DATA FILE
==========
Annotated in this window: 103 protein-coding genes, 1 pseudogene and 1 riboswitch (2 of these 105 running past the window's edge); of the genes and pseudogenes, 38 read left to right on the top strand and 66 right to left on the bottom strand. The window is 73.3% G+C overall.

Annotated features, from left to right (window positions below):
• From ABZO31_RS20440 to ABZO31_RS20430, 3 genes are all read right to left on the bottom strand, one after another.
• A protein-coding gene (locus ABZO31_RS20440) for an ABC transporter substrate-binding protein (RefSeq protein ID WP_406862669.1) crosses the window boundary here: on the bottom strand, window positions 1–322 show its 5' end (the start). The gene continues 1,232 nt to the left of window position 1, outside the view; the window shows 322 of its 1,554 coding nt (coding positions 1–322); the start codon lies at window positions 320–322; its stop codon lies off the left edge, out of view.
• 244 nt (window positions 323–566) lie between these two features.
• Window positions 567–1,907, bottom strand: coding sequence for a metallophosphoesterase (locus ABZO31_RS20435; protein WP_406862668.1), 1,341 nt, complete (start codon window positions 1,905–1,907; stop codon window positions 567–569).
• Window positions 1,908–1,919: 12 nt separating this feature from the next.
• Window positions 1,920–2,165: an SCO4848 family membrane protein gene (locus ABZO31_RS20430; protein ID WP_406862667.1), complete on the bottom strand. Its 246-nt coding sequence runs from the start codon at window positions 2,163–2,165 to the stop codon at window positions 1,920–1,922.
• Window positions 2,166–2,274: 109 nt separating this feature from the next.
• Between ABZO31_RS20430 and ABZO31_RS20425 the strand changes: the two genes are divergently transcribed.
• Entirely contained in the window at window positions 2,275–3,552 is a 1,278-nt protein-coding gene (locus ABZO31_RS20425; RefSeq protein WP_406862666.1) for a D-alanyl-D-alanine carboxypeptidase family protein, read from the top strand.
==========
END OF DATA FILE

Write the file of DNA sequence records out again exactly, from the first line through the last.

Annotated in this window: 103 protein-coding genes, 1 pseudogene and 1 riboswitch (2 of these 105 running past the window's edge); of the genes and pseudogenes, 38 read left to right on the top strand and 66 right to left on the bottom strand. The window is 73.3% G+C overall.

Annotated features, from left to right (window positions below):
• From ABZO31_RS20440 to ABZO31_RS20430, 3 genes are all read right to left on the bottom strand, one after another.
• A protein-coding gene (locus ABZO31_RS20440) for an ABC transporter substrate-binding protein (RefSeq protein ID WP_406862669.1) crosses the window boundary here: on the bottom strand, window positions 1–322 show its 5' end (the start). The gene continues 1,232 nt to the left of window position 1, outside the view; the window shows 322 of its 1,554 coding nt (coding positions 1–322); the start codon lies at window positions 320–322; its stop codon lies off the left edge, out of view.
• 244 nt (window positions 323–566) lie between these two features.
• Window positions 567–1,907, bottom strand: coding sequence for a metallophosphoesterase (locus ABZO31_RS20435; protein WP_406862668.1), 1,341 nt, complete (start codon window positions 1,905–1,907; stop codon window positions 567–569).
• Window positions 1,908–1,919: 12 nt separating this feature from the next.
• Window positions 1,920–2,165: an SCO4848 family membrane protein gene (locus ABZO31_RS20430; protein ID WP_406862667.1), complete on the bottom strand. Its 246-nt coding sequence runs from the start codon at window positions 2,163–2,165 to the stop codon at window positions 1,920–1,922.
• Window positions 2,166–2,274: 109 nt separating this feature from the next.
• Between ABZO31_RS20430 and ABZO31_RS20425 the strand changes: the two genes are divergently transcribed.
• Entirely contained in the window at window positions 2,275–3,552 is a 1,278-nt protein-coding gene (locus ABZO31_RS20425; RefSeq protein WP_406862666.1) for a D-alanyl-D-alanine carboxypeptidase family protein, read from the top strand.